Getting students thinking and engaging through small-group discussion

In discussion-based classes, especially large ones, it is difficult to ensure that all students have a chance to verbalize their thinking and receive feedback on their ideas. Incorporating small-group discussion is a low-stakes way of ensuring that all students have the opportunity to actively engage with course material and their peers. In this video, Todd Rakoff breaks students up into small groups to apply abstract legal principles to a concrete problem. Students discuss in small groups before participating in a whole class discussion, where Rakoff solicits insights and synthesizes students’ perspectives.


Todd Rakoff, Byrne Professor of Administrative Law

Student Group



Harvard Law School


Legislation & Regulation

Group Size

80 students

Additional Details

First-year requisite

  • Provide students with structure for their small group work and set expectations for what they should accomplish within the allotted time
  • Consider optimal group size. Students are more likely to contribute in smaller, 2-5 person groups.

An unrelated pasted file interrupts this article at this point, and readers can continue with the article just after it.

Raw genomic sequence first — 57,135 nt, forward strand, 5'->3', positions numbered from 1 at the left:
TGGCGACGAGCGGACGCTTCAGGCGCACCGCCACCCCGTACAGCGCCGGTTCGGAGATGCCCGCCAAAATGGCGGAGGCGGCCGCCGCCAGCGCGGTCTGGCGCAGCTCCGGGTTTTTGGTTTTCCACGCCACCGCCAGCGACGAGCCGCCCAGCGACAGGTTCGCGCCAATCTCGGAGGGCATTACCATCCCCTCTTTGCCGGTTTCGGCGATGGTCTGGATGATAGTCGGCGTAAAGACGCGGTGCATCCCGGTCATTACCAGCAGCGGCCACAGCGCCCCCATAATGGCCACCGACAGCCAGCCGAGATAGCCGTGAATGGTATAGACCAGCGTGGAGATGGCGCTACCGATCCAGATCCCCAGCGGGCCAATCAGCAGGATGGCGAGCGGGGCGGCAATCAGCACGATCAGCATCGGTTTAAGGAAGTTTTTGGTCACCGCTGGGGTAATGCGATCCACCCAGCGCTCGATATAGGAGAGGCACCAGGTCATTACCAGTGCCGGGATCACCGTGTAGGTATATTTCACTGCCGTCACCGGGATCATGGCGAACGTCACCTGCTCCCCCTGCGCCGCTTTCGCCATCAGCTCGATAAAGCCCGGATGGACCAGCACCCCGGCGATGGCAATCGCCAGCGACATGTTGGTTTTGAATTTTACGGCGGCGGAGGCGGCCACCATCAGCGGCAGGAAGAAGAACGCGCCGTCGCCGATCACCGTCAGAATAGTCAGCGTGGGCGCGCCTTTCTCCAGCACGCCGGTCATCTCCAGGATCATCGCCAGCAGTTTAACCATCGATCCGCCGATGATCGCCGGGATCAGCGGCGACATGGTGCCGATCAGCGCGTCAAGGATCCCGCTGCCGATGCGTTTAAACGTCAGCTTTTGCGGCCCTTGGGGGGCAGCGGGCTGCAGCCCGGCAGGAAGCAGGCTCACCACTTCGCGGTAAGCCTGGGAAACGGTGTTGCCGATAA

• During small group discussions, circulate the room and listen in to assess if/how students are moving the discussion toward the learning objectives
  • Provide groups with 1-2 minute warnings before bringing the class back together so they can wrap-up their comments. Once you are back in a whole group, synthesize themes that materialized during small-group work. Select a few groups to share out, especially those who raised interesting points you overheard during small-group work.
  • A meta-analysis of 225 studies of undergraduate STEM courses found that, on average, examination performance is higher and failure rates lower when students are exposed to active learning pedagogies including in-class small group discussions (Freeman, 2014)
  • Students self-report increased content learning, skill development, and retention when learning is directed through small groups (Simonson, 2014)
  • When students are taught with a range of structured small group work activities,  lower-achieving students perform better on tasks requiring recall of factual information, and higher-achieving students perform better on tasks requiring application and evaluation of course concepts (Simonson, 2014)